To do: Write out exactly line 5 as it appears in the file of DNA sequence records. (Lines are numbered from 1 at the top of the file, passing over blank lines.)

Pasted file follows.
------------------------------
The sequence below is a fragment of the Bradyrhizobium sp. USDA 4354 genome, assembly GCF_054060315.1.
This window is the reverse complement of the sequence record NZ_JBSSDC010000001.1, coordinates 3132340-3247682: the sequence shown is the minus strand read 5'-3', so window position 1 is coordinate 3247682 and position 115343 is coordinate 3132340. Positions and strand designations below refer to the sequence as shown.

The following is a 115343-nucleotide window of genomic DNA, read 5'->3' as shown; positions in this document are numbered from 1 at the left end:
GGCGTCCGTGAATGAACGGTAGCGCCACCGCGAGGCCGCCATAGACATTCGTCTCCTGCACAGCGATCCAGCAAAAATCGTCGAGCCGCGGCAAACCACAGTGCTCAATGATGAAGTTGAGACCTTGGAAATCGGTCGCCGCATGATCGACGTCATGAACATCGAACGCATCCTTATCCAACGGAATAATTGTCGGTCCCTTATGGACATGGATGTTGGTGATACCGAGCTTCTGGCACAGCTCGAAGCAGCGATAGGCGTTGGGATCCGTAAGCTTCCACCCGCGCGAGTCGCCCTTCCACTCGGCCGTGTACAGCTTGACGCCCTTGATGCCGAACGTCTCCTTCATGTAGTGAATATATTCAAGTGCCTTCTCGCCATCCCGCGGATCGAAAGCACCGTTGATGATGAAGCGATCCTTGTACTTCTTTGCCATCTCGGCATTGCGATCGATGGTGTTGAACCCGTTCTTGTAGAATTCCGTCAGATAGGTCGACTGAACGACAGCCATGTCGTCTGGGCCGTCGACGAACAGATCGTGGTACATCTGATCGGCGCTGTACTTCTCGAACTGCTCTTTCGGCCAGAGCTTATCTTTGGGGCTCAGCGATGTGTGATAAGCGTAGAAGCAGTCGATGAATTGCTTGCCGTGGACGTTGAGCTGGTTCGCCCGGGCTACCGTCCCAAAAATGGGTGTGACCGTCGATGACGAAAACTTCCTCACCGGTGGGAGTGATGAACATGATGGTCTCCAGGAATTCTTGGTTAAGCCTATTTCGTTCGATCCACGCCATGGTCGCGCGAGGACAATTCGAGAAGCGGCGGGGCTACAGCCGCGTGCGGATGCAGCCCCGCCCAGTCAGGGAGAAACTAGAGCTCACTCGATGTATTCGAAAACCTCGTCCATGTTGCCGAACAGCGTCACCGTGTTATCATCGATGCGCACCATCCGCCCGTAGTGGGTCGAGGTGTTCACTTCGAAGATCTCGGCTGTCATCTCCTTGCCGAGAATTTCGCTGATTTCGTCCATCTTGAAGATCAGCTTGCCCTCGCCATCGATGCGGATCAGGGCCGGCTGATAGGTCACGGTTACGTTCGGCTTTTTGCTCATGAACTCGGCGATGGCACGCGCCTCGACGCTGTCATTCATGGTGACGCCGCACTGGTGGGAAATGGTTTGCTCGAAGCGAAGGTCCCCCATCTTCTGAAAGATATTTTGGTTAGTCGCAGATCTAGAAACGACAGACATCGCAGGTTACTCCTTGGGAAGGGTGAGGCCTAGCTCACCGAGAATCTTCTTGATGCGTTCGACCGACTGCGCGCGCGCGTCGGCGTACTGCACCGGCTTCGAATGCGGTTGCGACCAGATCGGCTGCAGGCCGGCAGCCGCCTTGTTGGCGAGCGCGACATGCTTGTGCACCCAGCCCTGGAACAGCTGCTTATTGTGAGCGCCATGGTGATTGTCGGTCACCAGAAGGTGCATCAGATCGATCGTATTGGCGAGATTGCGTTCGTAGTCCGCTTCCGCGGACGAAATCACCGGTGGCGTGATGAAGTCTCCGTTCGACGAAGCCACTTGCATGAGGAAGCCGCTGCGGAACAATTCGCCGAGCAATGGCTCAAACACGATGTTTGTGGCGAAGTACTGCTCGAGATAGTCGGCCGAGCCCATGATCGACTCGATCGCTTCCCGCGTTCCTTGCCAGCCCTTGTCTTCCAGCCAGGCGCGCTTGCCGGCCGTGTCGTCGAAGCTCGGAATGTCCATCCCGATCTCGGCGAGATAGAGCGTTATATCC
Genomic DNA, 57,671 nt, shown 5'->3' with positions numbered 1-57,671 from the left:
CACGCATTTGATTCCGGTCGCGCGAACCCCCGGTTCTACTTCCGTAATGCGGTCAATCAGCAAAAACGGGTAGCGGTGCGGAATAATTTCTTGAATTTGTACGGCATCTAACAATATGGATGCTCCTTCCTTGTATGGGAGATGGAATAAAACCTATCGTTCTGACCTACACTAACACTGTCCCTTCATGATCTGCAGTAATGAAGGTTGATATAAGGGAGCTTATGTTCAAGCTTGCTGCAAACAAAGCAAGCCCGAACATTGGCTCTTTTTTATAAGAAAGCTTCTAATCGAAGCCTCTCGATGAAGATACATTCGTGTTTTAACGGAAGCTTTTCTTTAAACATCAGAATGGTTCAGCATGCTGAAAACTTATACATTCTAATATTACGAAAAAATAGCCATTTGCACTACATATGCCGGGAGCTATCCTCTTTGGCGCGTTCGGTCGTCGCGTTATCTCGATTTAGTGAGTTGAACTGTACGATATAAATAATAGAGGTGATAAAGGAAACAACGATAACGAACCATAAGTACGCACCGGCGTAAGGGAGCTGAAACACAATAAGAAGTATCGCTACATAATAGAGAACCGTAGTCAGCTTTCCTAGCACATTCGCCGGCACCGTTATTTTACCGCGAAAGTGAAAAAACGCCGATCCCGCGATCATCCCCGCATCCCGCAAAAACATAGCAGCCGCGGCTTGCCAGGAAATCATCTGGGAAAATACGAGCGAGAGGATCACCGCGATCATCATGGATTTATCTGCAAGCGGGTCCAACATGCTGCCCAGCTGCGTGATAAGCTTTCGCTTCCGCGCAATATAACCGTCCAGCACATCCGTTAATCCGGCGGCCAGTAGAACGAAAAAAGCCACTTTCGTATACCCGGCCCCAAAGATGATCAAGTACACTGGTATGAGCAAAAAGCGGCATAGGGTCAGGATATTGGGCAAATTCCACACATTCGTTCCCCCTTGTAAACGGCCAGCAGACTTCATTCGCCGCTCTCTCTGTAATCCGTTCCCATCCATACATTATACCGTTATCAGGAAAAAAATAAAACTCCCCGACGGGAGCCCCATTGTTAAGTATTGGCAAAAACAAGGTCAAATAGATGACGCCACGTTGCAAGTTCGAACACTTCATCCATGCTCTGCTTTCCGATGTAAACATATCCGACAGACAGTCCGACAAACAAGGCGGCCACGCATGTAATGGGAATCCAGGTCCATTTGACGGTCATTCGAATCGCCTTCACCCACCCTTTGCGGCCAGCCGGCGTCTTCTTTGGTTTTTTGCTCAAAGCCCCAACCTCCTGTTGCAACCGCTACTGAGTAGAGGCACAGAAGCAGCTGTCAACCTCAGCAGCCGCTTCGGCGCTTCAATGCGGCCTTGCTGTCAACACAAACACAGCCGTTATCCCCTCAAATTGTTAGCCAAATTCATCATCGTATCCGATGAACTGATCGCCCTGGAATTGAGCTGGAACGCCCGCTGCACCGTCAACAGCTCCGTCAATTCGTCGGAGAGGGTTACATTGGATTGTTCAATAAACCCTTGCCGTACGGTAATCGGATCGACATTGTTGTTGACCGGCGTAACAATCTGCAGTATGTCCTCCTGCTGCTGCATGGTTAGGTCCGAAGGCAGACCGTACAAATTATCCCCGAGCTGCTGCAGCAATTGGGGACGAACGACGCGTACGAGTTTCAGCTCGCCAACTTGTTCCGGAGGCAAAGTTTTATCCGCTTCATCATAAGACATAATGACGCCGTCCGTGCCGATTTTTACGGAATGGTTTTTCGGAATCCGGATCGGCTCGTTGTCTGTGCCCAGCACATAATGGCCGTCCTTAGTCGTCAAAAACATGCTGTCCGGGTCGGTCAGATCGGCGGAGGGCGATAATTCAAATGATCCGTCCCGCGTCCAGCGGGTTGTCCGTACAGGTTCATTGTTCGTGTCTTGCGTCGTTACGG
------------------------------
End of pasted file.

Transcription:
Genomic DNA, 57,671 nt, shown 5'->3' with positions numbered 1-57,671 from the left: